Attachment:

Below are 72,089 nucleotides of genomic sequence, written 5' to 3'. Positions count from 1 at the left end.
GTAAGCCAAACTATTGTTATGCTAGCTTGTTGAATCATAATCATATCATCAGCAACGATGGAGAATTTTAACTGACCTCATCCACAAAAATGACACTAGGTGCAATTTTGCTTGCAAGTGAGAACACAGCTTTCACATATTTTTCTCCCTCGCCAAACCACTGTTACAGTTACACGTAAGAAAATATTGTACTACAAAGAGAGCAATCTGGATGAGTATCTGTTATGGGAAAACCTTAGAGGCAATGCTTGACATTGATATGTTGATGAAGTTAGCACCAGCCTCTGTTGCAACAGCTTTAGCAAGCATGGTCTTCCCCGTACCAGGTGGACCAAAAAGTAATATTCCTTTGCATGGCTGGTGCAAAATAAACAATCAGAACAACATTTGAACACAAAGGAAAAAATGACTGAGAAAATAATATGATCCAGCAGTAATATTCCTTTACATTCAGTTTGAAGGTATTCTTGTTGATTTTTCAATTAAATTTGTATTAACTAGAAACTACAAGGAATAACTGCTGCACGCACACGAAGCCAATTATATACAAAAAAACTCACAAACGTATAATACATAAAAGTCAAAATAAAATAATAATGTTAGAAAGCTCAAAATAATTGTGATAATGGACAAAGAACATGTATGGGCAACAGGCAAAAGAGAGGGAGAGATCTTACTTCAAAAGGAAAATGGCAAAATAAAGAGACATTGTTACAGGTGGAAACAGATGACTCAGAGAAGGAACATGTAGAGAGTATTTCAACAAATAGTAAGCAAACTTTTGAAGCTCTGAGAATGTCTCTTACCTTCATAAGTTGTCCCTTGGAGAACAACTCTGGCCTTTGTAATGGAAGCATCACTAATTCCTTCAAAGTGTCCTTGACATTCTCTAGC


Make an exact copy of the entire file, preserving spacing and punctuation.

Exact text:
Below are 72,089 nucleotides of genomic sequence, written 5' to 3'. Positions count from 1 at the left end.
GTAAGCCAAACTATTGTTATGCTAGCTTGTTGAATCATAATCATATCATCAGCAACGATGGAGAATTTTAACTGACCTCATCCACAAAAATGACACTAGGTGCAATTTTGCTTGCAAGTGAGAACACAGCTTTCACATATTTTTCTCCCTCGCCAAACCACTGTTACAGTTACACGTAAGAAAATATTGTACTACAAAGAGAGCAATCTGGATGAGTATCTGTTATGGGAAAACCTTAGAGGCAATGCTTGACATTGATATGTTGATGAAGTTAGCACCAGCCTCTGTTGCAACAGCTTTAGCAAGCATGGTCTTCCCCGTACCAGGTGGACCAAAAAGTAATATTCCTTTGCATGGCTGGTGCAAAATAAACAATCAGAACAACATTTGAACACAAAGGAAAAAATGACTGAGAAAATAATATGATCCAGCAGTAATATTCCTTTACATTCAGTTTGAAGGTATTCTTGTTGATTTTTCAATTAAATTTGTATTAACTAGAAACTACAAGGAATAACTGCTGCACGCACACGAAGCCAATTATATACAAAAAAACTCACAAACGTATAATACATAAAAGTCAAAATAAAATAATAATGTTAGAAAGCTCAAAATAATTGTGATAATGGACAAAGAACATGTATGGGCAACAGGCAAAAGAGAGGGAGAGATCTTACTTCAAAAGGAAAATGGCAAAATAAAGAGACATTGTTACAGGTGGAAACAGATGACTCAGAGAAGGAACATGTAGAGAGTATTTCAACAAATAGTAAGCAAACTTTTGAAGCTCTGAGAATGTCTCTTACCTTCATAAGTTGTCCCTTGGAGAACAACTCTGGCCTTTGTAATGGAAGCATCACTAATTCCTTCAAAGTGTCCTTGACATTCTCTAGC